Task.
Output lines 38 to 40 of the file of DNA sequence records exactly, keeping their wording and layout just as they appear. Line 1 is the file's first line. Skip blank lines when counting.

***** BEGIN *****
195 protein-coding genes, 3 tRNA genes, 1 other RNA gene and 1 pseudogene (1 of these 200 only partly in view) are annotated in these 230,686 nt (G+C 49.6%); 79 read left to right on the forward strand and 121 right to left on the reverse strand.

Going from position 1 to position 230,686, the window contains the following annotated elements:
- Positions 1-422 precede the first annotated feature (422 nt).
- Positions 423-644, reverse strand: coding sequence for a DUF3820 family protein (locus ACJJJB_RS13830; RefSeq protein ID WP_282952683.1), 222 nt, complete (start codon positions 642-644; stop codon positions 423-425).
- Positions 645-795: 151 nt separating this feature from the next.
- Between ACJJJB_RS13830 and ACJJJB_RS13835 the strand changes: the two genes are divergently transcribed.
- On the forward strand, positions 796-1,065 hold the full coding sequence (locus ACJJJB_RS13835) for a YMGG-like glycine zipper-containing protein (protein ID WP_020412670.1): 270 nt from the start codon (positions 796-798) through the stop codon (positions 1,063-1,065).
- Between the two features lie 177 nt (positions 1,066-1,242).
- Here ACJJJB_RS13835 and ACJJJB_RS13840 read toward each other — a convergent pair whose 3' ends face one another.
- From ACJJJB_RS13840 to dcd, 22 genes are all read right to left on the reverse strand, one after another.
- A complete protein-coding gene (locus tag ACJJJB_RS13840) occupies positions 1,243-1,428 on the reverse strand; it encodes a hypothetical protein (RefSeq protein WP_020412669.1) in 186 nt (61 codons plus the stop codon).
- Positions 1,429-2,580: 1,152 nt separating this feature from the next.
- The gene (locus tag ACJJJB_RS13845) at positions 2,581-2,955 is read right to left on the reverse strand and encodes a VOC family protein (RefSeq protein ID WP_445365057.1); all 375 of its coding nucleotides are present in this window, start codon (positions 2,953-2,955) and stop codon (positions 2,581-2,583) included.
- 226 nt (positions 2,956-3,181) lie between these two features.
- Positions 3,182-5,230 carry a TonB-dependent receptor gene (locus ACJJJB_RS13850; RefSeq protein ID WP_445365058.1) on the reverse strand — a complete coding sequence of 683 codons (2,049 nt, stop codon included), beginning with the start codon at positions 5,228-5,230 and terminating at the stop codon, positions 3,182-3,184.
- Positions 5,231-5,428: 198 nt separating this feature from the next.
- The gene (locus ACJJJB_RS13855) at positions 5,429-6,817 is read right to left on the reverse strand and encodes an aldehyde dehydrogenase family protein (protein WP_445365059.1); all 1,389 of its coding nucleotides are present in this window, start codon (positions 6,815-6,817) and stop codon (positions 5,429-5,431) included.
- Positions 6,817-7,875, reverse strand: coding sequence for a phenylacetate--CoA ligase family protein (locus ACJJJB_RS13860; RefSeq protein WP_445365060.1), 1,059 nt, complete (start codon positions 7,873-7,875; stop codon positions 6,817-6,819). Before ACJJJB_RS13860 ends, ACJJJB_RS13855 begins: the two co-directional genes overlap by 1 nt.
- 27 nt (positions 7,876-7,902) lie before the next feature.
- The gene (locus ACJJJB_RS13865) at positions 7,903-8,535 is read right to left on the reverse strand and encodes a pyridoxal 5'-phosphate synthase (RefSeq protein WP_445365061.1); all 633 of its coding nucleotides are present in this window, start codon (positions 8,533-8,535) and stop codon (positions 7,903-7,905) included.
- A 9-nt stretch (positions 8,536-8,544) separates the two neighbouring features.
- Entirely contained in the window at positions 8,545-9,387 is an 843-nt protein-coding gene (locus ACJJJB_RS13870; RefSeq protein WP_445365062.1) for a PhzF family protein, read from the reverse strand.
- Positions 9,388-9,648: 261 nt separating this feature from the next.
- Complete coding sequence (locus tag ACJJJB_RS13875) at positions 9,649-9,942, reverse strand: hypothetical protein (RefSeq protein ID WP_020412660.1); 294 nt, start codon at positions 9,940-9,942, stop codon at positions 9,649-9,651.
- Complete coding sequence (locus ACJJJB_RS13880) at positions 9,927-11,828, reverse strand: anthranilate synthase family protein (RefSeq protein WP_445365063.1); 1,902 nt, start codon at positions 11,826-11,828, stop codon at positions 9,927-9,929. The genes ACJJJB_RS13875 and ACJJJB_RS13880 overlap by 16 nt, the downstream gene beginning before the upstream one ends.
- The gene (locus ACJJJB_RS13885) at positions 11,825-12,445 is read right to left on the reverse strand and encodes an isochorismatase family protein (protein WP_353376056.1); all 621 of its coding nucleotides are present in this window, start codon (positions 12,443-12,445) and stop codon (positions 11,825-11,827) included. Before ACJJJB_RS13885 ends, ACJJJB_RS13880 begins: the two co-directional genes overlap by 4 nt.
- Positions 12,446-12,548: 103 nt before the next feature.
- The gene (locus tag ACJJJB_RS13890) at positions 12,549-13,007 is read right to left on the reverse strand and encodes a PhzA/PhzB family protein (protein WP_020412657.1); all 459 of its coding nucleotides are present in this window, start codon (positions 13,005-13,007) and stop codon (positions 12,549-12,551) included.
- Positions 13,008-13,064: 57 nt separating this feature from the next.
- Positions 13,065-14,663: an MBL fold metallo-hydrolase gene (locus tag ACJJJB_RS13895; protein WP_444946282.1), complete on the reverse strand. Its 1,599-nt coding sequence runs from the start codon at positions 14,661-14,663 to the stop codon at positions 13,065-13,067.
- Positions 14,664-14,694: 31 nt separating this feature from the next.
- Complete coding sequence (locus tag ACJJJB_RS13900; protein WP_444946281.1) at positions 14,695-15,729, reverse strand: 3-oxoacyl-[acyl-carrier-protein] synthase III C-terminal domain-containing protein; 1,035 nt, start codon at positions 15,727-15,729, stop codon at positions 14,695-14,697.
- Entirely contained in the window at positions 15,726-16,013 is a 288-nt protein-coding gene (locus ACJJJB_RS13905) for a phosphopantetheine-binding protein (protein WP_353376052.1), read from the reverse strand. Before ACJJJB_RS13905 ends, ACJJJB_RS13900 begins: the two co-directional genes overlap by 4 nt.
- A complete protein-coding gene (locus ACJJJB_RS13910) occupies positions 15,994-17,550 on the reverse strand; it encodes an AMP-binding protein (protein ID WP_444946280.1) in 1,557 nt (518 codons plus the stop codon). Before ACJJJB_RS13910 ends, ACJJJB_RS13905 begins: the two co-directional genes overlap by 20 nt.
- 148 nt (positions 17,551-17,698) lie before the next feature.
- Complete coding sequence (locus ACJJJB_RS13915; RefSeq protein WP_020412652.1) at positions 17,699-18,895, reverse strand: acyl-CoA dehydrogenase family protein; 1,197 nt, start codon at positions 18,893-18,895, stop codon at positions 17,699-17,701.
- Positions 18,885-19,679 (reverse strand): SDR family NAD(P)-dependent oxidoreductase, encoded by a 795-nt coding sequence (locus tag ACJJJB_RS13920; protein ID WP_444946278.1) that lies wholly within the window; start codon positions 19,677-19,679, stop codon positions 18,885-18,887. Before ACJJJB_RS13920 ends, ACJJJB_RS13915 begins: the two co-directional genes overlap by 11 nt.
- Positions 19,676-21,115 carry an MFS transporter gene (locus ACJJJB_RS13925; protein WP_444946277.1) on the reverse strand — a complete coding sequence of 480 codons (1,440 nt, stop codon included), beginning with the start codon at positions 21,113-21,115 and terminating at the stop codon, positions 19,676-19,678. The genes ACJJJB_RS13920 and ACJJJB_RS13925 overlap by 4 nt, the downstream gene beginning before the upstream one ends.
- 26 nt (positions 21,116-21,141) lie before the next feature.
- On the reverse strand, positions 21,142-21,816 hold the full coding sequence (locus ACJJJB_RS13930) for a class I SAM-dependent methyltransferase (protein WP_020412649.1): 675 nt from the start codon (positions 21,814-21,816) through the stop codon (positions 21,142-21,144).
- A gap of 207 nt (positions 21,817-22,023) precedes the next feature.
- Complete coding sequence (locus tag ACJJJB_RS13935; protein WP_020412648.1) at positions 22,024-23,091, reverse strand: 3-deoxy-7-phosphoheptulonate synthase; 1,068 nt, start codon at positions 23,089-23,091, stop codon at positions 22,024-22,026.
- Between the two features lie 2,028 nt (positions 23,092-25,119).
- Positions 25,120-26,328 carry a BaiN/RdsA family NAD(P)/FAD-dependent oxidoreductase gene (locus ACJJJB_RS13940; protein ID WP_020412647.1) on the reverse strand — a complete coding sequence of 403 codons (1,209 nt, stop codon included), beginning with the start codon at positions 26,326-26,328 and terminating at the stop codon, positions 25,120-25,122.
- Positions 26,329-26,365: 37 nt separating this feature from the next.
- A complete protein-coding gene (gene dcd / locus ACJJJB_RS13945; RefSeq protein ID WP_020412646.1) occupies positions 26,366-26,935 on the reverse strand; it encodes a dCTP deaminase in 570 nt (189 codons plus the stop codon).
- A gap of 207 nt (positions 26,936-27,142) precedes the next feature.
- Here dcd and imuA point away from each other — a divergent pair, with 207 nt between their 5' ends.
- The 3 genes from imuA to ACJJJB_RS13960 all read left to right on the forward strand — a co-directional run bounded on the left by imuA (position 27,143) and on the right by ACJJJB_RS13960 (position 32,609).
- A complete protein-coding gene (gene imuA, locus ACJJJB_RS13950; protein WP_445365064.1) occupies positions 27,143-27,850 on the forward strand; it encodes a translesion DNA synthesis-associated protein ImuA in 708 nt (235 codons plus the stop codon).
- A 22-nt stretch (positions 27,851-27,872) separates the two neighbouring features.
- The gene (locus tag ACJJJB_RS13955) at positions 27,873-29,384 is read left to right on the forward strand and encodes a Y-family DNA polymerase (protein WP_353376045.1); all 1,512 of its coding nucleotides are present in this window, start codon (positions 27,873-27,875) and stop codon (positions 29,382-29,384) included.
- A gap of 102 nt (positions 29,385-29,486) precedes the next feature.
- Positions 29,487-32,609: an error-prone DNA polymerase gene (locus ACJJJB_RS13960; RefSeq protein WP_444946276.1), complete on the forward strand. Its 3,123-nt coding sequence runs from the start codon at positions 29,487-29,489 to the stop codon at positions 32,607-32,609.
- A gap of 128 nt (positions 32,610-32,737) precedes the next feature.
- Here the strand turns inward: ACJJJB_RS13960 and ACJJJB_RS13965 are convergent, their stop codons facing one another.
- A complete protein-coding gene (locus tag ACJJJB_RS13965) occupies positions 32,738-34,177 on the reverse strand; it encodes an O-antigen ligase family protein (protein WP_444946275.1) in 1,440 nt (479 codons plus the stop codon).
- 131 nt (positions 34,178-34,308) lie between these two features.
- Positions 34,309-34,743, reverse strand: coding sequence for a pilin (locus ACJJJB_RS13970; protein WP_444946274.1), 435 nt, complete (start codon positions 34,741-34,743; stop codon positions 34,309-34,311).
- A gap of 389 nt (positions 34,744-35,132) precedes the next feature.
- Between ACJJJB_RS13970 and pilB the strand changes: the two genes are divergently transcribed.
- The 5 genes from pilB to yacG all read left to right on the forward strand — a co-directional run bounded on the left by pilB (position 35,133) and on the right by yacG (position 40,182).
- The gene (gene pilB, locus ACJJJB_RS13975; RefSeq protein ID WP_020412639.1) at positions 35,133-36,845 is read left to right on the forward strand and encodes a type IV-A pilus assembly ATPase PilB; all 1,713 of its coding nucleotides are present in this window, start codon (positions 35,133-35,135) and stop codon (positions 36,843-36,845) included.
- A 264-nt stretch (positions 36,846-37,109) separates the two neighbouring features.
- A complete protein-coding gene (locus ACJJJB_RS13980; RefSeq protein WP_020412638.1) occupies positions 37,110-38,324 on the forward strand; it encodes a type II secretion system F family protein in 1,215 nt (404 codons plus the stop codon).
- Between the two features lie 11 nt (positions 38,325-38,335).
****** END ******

- Positions 19,676-21,115 carry an MFS transporter gene (locus ACJJJB_RS13925; protein WP_444946277.1) on the reverse strand — a complete coding sequence of 480 codons (1,440 nt, stop codon included), beginning with the start codon at positions 21,113-21,115 and terminating at the stop codon, positions 19,676-19,678. The genes ACJJJB_RS13920 and ACJJJB_RS13925 overlap by 4 nt, the downstream gene beginning before the upstream one ends.
- 26 nt (positions 21,116-21,141) lie before the next feature.
- On the reverse strand, positions 21,142-21,816 hold the full coding sequence (locus ACJJJB_RS13930) for a class I SAM-dependent methyltransferase (protein WP_020412649.1): 675 nt from the start codon (positions 21,814-21,816) through the stop codon (positions 21,142-21,144).